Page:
Two rings, one with a large diamond and one plain, placed on a dictionary page open to the word

Our York divorce attorneys at Ilkhanoff & Silverstein have been helping families through tough times and legal disputes for more than 30 years combined. Needless to say, we have seen some pretty interesting and unique divorce cases, but few are more surprising than when a client tells us that their spouse has “denied their request for a divorce.” This is such a strange thing to hear because it legally cannot be done.

You both need to agree to get married in our culture but you both don’t need to agree to get a divorce. With all states now adopting “no fault” divorce laws, meaning you don’t have to cite a specific issue for wanting to end your marriage, you can head into your county clerk’s office all by yourself and tell them you want divorce forms. If you aren’t sure what to write down, you will be given the option to say “irreconcilable differences”, which is a nice legal way of saying you simply cannot get along anymore.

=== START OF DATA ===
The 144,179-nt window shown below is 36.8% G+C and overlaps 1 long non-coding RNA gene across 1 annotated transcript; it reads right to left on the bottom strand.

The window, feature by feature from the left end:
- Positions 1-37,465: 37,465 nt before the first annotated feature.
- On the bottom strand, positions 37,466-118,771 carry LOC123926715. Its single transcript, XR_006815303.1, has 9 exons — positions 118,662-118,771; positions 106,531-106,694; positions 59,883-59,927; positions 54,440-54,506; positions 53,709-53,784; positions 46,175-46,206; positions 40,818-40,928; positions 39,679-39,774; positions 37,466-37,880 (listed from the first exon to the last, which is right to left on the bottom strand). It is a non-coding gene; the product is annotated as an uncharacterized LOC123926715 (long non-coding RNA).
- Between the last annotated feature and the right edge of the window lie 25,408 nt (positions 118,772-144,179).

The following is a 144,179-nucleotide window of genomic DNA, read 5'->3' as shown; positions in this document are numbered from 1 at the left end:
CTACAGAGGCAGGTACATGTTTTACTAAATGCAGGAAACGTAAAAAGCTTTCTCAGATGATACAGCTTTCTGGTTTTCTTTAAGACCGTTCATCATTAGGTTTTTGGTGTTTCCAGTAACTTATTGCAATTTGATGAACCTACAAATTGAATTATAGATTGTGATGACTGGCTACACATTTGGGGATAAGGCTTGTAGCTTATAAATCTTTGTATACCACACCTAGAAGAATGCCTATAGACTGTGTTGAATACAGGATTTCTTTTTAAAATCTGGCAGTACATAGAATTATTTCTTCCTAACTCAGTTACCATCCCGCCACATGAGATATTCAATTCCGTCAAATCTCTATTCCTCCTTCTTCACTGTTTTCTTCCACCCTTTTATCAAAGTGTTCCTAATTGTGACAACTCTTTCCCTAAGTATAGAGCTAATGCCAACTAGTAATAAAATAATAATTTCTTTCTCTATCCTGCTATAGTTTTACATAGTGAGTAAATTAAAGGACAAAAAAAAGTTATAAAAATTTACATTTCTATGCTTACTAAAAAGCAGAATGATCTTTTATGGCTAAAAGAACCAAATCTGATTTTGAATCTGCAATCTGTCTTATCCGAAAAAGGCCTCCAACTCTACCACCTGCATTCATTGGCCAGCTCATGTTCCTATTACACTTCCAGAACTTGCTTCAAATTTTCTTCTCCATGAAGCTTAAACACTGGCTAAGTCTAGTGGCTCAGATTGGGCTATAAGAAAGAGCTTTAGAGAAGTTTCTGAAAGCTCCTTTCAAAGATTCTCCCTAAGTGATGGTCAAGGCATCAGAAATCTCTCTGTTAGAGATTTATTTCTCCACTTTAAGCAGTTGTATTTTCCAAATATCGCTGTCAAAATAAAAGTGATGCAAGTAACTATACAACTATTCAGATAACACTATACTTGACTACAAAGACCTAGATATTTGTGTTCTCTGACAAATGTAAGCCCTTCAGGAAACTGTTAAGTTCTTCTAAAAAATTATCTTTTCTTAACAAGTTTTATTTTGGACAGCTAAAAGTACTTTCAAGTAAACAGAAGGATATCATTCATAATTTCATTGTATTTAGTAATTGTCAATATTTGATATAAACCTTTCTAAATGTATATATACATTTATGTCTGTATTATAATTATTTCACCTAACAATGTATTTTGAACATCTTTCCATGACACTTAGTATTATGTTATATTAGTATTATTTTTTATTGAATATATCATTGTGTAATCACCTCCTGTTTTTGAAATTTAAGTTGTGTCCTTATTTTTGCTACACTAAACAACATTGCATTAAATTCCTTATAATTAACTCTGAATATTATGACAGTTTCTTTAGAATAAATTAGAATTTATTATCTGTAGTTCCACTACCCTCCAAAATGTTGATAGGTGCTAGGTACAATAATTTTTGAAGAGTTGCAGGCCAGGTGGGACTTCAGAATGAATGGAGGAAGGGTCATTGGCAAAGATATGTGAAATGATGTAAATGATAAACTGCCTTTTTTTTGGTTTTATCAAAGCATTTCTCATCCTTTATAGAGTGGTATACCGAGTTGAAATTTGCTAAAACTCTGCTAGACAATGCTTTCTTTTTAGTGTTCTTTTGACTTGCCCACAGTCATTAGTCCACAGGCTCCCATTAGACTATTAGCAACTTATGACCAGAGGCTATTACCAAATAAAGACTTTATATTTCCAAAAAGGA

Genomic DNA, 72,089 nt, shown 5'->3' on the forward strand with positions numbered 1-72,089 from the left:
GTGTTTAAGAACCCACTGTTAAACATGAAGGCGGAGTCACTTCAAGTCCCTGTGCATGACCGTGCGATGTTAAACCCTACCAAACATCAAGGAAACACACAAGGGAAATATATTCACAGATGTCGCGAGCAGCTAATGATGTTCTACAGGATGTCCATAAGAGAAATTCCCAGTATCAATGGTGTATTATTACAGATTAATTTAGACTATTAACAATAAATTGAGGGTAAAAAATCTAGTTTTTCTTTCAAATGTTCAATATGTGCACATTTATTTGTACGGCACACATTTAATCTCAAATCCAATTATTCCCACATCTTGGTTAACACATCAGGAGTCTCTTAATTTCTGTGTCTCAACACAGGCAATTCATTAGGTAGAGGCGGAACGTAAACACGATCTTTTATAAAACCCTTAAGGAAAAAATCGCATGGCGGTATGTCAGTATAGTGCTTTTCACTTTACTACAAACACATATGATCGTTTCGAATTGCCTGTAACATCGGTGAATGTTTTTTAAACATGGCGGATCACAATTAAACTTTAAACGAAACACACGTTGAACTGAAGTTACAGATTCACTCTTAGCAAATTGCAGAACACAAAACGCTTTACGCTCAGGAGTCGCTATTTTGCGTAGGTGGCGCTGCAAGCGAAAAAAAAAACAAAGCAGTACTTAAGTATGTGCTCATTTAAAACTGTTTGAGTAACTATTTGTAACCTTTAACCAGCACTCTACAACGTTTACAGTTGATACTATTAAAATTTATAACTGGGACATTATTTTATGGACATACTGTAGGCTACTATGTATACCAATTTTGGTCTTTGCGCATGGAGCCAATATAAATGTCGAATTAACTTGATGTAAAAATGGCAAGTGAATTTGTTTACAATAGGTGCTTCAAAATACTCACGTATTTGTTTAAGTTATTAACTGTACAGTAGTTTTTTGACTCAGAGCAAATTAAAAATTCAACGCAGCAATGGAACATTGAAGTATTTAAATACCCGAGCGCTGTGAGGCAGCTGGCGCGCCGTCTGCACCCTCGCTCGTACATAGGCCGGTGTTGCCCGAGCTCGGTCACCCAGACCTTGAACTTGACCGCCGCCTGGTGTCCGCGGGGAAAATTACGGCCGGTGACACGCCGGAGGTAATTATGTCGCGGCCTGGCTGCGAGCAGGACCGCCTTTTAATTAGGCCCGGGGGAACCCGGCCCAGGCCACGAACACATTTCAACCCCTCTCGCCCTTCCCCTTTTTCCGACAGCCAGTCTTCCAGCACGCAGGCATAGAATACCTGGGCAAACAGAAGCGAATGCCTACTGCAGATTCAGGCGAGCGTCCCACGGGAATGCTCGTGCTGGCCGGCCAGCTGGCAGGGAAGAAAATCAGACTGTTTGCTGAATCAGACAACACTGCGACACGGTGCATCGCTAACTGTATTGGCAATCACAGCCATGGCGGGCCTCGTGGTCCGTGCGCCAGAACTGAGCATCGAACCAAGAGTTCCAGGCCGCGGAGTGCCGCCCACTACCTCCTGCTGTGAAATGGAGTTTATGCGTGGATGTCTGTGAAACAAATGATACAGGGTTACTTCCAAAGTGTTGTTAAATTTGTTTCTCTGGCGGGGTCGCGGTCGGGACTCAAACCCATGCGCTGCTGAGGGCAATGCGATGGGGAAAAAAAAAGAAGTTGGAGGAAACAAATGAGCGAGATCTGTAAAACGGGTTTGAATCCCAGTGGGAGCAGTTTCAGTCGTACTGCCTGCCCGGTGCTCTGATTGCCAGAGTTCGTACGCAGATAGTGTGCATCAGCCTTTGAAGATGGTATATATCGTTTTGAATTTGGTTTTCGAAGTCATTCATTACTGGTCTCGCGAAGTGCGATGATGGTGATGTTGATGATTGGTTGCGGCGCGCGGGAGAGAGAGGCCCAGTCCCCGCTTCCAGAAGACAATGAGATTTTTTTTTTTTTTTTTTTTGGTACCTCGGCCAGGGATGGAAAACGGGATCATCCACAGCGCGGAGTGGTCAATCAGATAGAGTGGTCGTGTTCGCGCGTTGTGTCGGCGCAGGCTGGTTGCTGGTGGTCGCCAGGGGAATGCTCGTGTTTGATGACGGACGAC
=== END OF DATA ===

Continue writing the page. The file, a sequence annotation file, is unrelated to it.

Serving Your Divorce Papers

If your spouse refused to acknowledge your request to dissolve your marriage, you cannot simply give them the divorce papers and expect the results you want. More than likely, they will continue to deny everything and claim you never handed them the paperwork. What you need to do next is get a third-party involved to serve those papers.

If you are in a pinch and need to have your papers served right away, the sheriff’s department in your town should be able to provide this service for you. If domestic violence is part of your reasoning for needing a divorce, these services may even be granted free of charge. To take things a step further and to get the entire process rolling sooner, allow a divorce attorney to serve the papers for you. This will provide you with clear, third-party evidence that your spouse is aware of the divorce and make it impossible for them to feign ignorance in court later.

If you live in Pennsylvania and need help starting or finalizing your divorce, don’t hesitate to give us a call at (717) 744-0531. You can also fill out an online case evaluation form to get in contact with our York family law attorneys now.